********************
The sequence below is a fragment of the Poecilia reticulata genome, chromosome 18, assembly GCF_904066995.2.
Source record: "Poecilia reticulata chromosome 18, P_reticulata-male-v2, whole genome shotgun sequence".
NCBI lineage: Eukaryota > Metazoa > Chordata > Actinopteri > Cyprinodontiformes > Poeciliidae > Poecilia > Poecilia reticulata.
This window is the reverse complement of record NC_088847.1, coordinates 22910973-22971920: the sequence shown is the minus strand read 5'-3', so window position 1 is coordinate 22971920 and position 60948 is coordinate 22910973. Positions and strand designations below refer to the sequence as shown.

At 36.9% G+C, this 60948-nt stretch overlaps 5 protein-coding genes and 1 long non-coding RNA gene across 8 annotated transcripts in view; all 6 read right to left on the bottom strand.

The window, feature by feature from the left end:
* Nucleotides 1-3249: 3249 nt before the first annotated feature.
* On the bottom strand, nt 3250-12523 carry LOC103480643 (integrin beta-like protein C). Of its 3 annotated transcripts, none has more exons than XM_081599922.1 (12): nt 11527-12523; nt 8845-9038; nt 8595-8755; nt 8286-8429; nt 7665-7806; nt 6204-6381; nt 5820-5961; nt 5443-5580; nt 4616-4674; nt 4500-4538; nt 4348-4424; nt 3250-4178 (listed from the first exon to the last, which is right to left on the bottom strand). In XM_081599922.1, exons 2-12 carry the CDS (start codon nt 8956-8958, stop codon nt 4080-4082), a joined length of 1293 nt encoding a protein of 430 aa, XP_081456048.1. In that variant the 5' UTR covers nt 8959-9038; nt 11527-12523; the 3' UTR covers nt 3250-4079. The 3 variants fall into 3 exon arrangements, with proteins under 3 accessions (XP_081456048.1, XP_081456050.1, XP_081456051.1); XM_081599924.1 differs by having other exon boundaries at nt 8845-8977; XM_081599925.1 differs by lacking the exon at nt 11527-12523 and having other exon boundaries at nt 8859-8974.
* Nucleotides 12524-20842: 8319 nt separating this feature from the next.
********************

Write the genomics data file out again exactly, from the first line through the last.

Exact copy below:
The sequence below is a fragment of the Poecilia reticulata genome, chromosome 18, assembly GCF_904066995.2.
Source record: "Poecilia reticulata chromosome 18, P_reticulata-male-v2, whole genome shotgun sequence".
NCBI lineage: Eukaryota > Metazoa > Chordata > Actinopteri > Cyprinodontiformes > Poeciliidae > Poecilia > Poecilia reticulata.
This window is the reverse complement of record NC_088847.1, coordinates 22910973-22971920: the sequence shown is the minus strand read 5'-3', so window position 1 is coordinate 22971920 and position 60948 is coordinate 22910973. Positions and strand designations below refer to the sequence as shown.

At 36.9% G+C, this 60948-nt stretch overlaps 5 protein-coding genes and 1 long non-coding RNA gene across 8 annotated transcripts in view; all 6 read right to left on the bottom strand.

The window, feature by feature from the left end:
* Nucleotides 1-3249: 3249 nt before the first annotated feature.
* On the bottom strand, nt 3250-12523 carry LOC103480643 (integrin beta-like protein C). Of its 3 annotated transcripts, none has more exons than XM_081599922.1 (12): nt 11527-12523; nt 8845-9038; nt 8595-8755; nt 8286-8429; nt 7665-7806; nt 6204-6381; nt 5820-5961; nt 5443-5580; nt 4616-4674; nt 4500-4538; nt 4348-4424; nt 3250-4178 (listed from the first exon to the last, which is right to left on the bottom strand). In XM_081599922.1, exons 2-12 carry the CDS (start codon nt 8956-8958, stop codon nt 4080-4082), a joined length of 1293 nt encoding a protein of 430 aa, XP_081456048.1. In that variant the 5' UTR covers nt 8959-9038; nt 11527-12523; the 3' UTR covers nt 3250-4079. The 3 variants fall into 3 exon arrangements, with proteins under 3 accessions (XP_081456048.1, XP_081456050.1, XP_081456051.1); XM_081599924.1 differs by having other exon boundaries at nt 8845-8977; XM_081599925.1 differs by lacking the exon at nt 11527-12523 and having other exon boundaries at nt 8859-8974.
* Nucleotides 12524-20842: 8319 nt separating this feature from the next.